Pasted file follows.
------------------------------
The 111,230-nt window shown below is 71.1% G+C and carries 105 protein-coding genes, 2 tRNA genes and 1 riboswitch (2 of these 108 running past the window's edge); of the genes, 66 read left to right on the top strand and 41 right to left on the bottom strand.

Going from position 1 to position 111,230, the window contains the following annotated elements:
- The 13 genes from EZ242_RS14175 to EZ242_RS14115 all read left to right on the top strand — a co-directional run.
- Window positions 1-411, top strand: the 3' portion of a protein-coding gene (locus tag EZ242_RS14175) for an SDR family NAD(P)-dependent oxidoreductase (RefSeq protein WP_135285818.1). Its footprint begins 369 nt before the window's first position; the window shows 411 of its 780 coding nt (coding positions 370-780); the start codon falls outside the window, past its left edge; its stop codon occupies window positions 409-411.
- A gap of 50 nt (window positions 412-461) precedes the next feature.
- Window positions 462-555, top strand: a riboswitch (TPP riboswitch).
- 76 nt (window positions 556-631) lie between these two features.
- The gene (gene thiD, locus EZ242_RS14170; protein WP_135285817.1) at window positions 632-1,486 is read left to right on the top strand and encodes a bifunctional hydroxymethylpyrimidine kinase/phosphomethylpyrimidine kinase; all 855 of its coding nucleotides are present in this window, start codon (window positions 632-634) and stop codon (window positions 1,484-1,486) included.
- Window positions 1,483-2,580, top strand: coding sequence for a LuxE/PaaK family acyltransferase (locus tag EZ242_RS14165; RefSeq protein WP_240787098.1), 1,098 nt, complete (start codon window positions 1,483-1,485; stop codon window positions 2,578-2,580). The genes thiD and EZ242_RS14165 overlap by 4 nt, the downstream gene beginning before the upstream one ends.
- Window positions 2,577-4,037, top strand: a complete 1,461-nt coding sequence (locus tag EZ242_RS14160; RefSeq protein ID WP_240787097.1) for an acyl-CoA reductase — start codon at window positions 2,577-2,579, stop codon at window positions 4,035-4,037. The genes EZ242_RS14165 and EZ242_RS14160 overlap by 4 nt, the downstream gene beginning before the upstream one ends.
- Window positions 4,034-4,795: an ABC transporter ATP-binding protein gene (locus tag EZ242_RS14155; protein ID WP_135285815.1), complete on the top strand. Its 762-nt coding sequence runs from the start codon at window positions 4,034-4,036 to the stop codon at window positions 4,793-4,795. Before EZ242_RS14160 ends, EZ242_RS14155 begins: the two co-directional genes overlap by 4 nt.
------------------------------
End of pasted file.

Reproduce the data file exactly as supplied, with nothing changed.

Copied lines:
The 111,230-nt window shown below is 71.1% G+C and carries 105 protein-coding genes, 2 tRNA genes and 1 riboswitch (2 of these 108 running past the window's edge); of the genes, 66 read left to right on the top strand and 41 right to left on the bottom strand.

Going from position 1 to position 111,230, the window contains the following annotated elements:
- The 13 genes from EZ242_RS14175 to EZ242_RS14115 all read left to right on the top strand — a co-directional run.
- Window positions 1-411, top strand: the 3' portion of a protein-coding gene (locus tag EZ242_RS14175) for an SDR family NAD(P)-dependent oxidoreductase (RefSeq protein WP_135285818.1). Its footprint begins 369 nt before the window's first position; the window shows 411 of its 780 coding nt (coding positions 370-780); the start codon falls outside the window, past its left edge; its stop codon occupies window positions 409-411.
- A gap of 50 nt (window positions 412-461) precedes the next feature.
- Window positions 462-555, top strand: a riboswitch (TPP riboswitch).
- 76 nt (window positions 556-631) lie between these two features.
- The gene (gene thiD, locus EZ242_RS14170; protein WP_135285817.1) at window positions 632-1,486 is read left to right on the top strand and encodes a bifunctional hydroxymethylpyrimidine kinase/phosphomethylpyrimidine kinase; all 855 of its coding nucleotides are present in this window, start codon (window positions 632-634) and stop codon (window positions 1,484-1,486) included.
- Window positions 1,483-2,580, top strand: coding sequence for a LuxE/PaaK family acyltransferase (locus tag EZ242_RS14165; RefSeq protein WP_240787098.1), 1,098 nt, complete (start codon window positions 1,483-1,485; stop codon window positions 2,578-2,580). The genes thiD and EZ242_RS14165 overlap by 4 nt, the downstream gene beginning before the upstream one ends.
- Window positions 2,577-4,037, top strand: a complete 1,461-nt coding sequence (locus tag EZ242_RS14160; RefSeq protein ID WP_240787097.1) for an acyl-CoA reductase — start codon at window positions 2,577-2,579, stop codon at window positions 4,035-4,037. The genes EZ242_RS14165 and EZ242_RS14160 overlap by 4 nt, the downstream gene beginning before the upstream one ends.
- Window positions 4,034-4,795: an ABC transporter ATP-binding protein gene (locus tag EZ242_RS14155; protein ID WP_135285815.1), complete on the top strand. Its 762-nt coding sequence runs from the start codon at window positions 4,034-4,036 to the stop codon at window positions 4,793-4,795. Before EZ242_RS14160 ends, EZ242_RS14155 begins: the two co-directional genes overlap by 4 nt.